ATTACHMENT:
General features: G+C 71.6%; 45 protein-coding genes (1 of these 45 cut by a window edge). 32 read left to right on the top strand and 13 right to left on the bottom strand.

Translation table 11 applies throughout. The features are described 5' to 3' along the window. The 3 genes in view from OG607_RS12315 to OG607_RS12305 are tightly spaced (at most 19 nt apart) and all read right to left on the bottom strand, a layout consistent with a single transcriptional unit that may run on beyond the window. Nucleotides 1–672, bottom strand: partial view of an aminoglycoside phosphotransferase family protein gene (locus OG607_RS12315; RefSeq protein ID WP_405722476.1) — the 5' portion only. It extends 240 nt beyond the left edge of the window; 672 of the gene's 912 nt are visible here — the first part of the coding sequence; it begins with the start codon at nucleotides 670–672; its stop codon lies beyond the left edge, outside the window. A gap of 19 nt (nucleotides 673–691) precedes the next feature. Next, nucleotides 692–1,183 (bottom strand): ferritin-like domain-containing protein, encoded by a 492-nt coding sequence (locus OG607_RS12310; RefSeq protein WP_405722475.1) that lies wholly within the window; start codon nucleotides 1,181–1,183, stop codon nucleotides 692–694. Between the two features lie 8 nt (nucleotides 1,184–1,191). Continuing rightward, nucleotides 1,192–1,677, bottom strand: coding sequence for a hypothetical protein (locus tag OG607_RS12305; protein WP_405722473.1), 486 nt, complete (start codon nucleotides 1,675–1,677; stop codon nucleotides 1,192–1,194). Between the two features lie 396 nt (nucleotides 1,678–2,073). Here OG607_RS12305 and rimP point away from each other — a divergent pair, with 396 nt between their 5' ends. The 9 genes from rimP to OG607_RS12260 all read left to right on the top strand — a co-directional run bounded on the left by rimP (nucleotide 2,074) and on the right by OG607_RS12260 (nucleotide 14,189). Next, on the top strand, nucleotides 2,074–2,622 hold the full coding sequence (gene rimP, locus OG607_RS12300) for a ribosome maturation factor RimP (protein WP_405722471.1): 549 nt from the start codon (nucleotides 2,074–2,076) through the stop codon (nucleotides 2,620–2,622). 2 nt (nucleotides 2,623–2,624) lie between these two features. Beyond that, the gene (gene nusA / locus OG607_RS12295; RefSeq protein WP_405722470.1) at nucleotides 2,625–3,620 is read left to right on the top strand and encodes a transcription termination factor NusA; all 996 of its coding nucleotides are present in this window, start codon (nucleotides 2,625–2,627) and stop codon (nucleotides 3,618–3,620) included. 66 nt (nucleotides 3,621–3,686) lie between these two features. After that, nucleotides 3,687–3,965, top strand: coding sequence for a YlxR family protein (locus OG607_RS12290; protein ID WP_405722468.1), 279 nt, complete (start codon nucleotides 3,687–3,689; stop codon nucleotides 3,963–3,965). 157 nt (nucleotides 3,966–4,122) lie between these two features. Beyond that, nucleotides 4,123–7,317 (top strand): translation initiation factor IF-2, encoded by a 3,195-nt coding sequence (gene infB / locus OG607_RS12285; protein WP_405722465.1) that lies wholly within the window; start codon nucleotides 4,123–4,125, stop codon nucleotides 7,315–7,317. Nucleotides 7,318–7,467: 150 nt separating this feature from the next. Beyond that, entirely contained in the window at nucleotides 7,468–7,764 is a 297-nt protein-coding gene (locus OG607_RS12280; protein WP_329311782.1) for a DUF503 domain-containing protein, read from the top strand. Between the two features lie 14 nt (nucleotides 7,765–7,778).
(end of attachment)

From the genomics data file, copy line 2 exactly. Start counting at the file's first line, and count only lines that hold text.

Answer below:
Translation table 11 applies throughout. The features are described 5' to 3' along the window. The 3 genes in view from OG607_RS12315 to OG607_RS12305 are tightly spaced (at most 19 nt apart) and all read right to left on the bottom strand, a layout consistent with a single transcriptional unit that may run on beyond the window. Nucleotides 1–672, bottom strand: partial view of an aminoglycoside phosphotransferase family protein gene (locus OG607_RS12315; RefSeq protein ID WP_405722476.1) — the 5' portion only. It extends 240 nt beyond the left edge of the window; 672 of the gene's 912 nt are visible here — the first part of the coding sequence; it begins with the start codon at nucleotides 670–672; its stop codon lies beyond the left edge, outside the window. A gap of 19 nt (nucleotides 673–691) precedes the next feature. Next, nucleotides 692–1,183 (bottom strand): ferritin-like domain-containing protein, encoded by a 492-nt coding sequence (locus OG607_RS12310; RefSeq protein WP_405722475.1) that lies wholly within the window; start codon nucleotides 1,181–1,183, stop codon nucleotides 692–694. Between the two features lie 8 nt (nucleotides 1,184–1,191). Continuing rightward, nucleotides 1,192–1,677, bottom strand: coding sequence for a hypothetical protein (locus tag OG607_RS12305; protein WP_405722473.1), 486 nt, complete (start codon nucleotides 1,675–1,677; stop codon nucleotides 1,192–1,194). Between the two features lie 396 nt (nucleotides 1,678–2,073). Here OG607_RS12305 and rimP point away from each other — a divergent pair, with 396 nt between their 5' ends. The 9 genes from rimP to OG607_RS12260 all read left to right on the top strand — a co-directional run bounded on the left by rimP (nucleotide 2,074) and on the right by OG607_RS12260 (nucleotide 14,189). Next, on the top strand, nucleotides 2,074–2,622 hold the full coding sequence (gene rimP, locus OG607_RS12300) for a ribosome maturation factor RimP (protein WP_405722471.1): 549 nt from the start codon (nucleotides 2,074–2,076) through the stop codon (nucleotides 2,620–2,622). 2 nt (nucleotides 2,623–2,624) lie between these two features. Beyond that, the gene (gene nusA / locus OG607_RS12295; RefSeq protein WP_405722470.1) at nucleotides 2,625–3,620 is read left to right on the top strand and encodes a transcription termination factor NusA; all 996 of its coding nucleotides are present in this window, start codon (nucleotides 2,625–2,627) and stop codon (nucleotides 3,618–3,620) included. 66 nt (nucleotides 3,621–3,686) lie between these two features. After that, nucleotides 3,687–3,965, top strand: coding sequence for a YlxR family protein (locus OG607_RS12290; protein ID WP_405722468.1), 279 nt, complete (start codon nucleotides 3,687–3,689; stop codon nucleotides 3,963–3,965). 157 nt (nucleotides 3,966–4,122) lie between these two features. Beyond that, nucleotides 4,123–7,317 (top strand): translation initiation factor IF-2, encoded by a 3,195-nt coding sequence (gene infB / locus OG607_RS12285; protein WP_405722465.1) that lies wholly within the window; start codon nucleotides 4,123–4,125, stop codon nucleotides 7,315–7,317. Nucleotides 7,318–7,467: 150 nt separating this feature from the next. Beyond that, entirely contained in the window at nucleotides 7,468–7,764 is a 297-nt protein-coding gene (locus OG607_RS12280; protein WP_329311782.1) for a DUF503 domain-containing protein, read from the top strand. Between the two features lie 14 nt (nucleotides 7,765–7,778).